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Colonialism and coronavirus

14 April 2020

Translated (loosely) from Francisco López Barcenas, “Pandemia y pueblos indígenas” (Jornada, 14 April 2020)



In April 1520, exactly five centuries ago, a smallpox pandemic in Anahuac [the Aztec Empire] profoundly affected the native peoples of the region changing their immediate and future history.

According to the testimonies of the time, the pandemic appeared a year earlier on the island of Santo Domingo. From there it passed to that of Cuba, spreading to the Yucatan peninsula and Cozumel, transported by the indigenous people that Pánfilo Narváez brought to those lands with the intention of capturing Hernán Cortés, by orders of Diego Velásquez. From Cozumel the Spanish advanced to Cempoala, where upon their arrival in March 1520 the pandemic began to spread among its inhabitants; Hernán Cortés, having gone to Cempoala, captured his persecutor, taking him prisoner, and tranferring him and his smallpox infested troop to Tenochtitlan. From there it spread among the towns of the valley and by September of that year it was already whipping its inhabitants.

The pandemic affected indigenous people more than Spaniards. To the indigenous it was an unknown disease, while the Spanish had plenty of information about it. As a result, while the Spanish took what precautions they could to prevent the spread among themselves, the indigenous were paralyzed by the “surprise attack” and allowed it to spread unchecked. While the indigenous considered it to be a punishment from their gods, the Spanish took advantage of their bewilderment to strengthen themselves as an occupation army and subdue them. The smallpox pandemic was used as an instrument of conquest by the Spanish and in the end sealed the fate of the invaded peoples.

The conclusions of the pandemic that hit Anahuac 500 years ago should be taken into account now that Covid-19 pandemic is raging in our country. One is that it must be taken seriously, that it cannot be played with; that true and accessible information is required to regulate our behavior presented in such a way that it neither paralyzes nor causes inappropriate behaviors or assumptions that allow it to spread. It is also important to prevent interest groups from manipulating the social needs imposed by the situation for their own ends. The pandemic must not be used by the dominant groups to perfect their control and worsen its effects upon the most vulnerable population.

Unfortunately among indigenous peoples actions and attitudes are far from what is needed. . Imbued by the lack of, or excess of, information, or by false information disseminated in the media, in some indigenous communities the pandemic is still thought to be a political invention with undeclared political ends. Official pronouncements, aimed at an urban-mestizo audience rather than an indigenous and rural population are not fulling comprehended. Indigenous linguists and communicators are doing an important job generating culturally appropriate information, but they are still insufficient. This activity needs to be strengthened so that people become aware of the seriousness of the problem. The lack of permanent economic income to meet the needs of families and the absence of a government program that covers them if they stop working, is a factor that prevents people from staying at home, as officially recommended. Given the choice of moving about and able to eat, or staying home and protecting themselves, they opt for the former.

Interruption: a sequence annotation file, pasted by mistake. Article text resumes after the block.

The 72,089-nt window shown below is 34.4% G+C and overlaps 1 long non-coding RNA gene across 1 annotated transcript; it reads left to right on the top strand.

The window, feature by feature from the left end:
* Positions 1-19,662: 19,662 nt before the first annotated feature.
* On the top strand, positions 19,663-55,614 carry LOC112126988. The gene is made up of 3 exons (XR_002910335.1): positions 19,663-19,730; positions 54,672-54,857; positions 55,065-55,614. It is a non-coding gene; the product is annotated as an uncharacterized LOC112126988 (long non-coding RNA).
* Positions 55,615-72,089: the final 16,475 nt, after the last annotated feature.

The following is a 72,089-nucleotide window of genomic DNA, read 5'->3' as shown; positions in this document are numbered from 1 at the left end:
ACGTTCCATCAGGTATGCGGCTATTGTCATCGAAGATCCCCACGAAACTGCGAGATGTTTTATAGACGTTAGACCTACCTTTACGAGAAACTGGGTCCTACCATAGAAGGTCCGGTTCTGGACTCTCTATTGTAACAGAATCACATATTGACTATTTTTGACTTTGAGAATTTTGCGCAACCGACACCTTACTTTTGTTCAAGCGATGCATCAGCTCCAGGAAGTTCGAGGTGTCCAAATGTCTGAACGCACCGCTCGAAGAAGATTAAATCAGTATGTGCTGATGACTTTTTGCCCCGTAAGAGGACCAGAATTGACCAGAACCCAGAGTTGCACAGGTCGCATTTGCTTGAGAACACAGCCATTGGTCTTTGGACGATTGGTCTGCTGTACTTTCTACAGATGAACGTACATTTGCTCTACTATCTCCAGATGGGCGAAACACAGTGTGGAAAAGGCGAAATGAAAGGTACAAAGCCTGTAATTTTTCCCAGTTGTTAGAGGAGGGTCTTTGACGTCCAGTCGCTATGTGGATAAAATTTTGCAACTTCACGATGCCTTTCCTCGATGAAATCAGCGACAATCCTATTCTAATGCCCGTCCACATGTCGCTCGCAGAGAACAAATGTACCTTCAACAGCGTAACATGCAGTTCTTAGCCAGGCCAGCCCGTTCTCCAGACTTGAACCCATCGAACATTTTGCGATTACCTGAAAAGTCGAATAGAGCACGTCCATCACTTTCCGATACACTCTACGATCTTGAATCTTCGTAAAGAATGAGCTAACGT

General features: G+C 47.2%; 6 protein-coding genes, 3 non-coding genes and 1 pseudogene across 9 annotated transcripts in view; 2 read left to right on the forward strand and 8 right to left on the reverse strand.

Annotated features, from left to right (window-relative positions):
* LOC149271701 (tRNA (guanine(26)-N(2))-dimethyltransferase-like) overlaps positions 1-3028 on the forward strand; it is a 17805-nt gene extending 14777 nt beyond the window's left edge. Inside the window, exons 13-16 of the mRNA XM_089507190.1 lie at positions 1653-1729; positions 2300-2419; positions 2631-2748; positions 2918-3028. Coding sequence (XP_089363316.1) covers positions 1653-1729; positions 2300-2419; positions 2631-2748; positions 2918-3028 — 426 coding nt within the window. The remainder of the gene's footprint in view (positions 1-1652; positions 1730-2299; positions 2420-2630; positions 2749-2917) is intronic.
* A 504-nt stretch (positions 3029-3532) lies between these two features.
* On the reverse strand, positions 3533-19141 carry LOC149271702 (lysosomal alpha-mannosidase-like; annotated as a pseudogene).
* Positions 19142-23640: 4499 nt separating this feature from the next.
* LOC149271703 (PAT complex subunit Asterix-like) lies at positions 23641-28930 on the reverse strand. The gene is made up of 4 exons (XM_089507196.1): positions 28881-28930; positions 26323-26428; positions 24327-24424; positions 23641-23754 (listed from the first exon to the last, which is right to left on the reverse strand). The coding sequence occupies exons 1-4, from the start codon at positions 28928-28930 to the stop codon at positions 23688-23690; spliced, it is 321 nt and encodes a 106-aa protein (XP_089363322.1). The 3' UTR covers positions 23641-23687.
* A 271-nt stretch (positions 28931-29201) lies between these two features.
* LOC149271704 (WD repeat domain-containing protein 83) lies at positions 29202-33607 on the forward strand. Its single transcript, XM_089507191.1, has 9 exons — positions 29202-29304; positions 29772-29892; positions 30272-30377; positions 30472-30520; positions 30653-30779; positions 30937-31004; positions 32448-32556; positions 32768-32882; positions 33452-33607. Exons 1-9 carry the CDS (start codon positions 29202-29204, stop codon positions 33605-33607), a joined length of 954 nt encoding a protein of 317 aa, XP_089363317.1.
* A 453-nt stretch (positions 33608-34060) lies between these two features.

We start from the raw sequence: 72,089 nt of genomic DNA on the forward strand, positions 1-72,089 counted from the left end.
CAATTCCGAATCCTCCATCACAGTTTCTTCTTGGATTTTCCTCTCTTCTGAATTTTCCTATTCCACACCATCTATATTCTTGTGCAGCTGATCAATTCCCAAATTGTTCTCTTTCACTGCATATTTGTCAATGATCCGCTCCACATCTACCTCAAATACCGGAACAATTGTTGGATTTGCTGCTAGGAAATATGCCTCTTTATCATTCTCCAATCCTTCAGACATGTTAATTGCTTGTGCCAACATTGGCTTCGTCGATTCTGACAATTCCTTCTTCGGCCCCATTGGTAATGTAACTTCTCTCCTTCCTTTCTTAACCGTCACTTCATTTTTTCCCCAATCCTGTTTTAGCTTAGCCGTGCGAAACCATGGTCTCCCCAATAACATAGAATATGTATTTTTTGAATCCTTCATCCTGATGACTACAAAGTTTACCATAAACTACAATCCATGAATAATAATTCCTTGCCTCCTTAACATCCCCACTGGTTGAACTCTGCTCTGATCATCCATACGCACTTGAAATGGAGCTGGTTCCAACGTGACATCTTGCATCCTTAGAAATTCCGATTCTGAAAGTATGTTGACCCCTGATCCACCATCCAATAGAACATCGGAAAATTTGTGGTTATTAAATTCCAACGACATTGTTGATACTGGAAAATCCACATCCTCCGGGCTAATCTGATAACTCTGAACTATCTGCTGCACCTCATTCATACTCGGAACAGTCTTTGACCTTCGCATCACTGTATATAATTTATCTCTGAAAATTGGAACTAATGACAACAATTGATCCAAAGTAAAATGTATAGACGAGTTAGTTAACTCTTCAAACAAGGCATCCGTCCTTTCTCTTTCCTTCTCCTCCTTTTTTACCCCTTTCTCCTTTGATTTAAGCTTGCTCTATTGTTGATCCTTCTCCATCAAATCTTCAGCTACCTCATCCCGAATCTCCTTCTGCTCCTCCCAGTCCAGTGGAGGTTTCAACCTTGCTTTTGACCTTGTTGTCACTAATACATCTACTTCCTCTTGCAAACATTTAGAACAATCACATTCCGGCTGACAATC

Official measures meeting the economic, social and cultural situation of indigenous peoples are urgent. But when they arrive, if they arrive, the peoples cannot be paralyzed, as happened 500 years ago, because if they are, such measures would be undone by the pandemic. It is important that indigenous authorities, the organizations to which they belong, and their advisers seek solutions to the pandemic with their own resources. Family solidarity and collective work for the common good must be employed. Indigenous professionals must receive the support of our scientific knowledge acquired in the universities but without assuming that they are the only or the most important factors in decisions on the best practice to fight the pandemic, but rather combined with those of the communities.

Information and collective action is the formula. That the correct measures are taken and in time it depends on the indigenous peoples overcoming the crisis and emerging stronger from it. Defeat will only dampen the 500 years of colonial rule over them.

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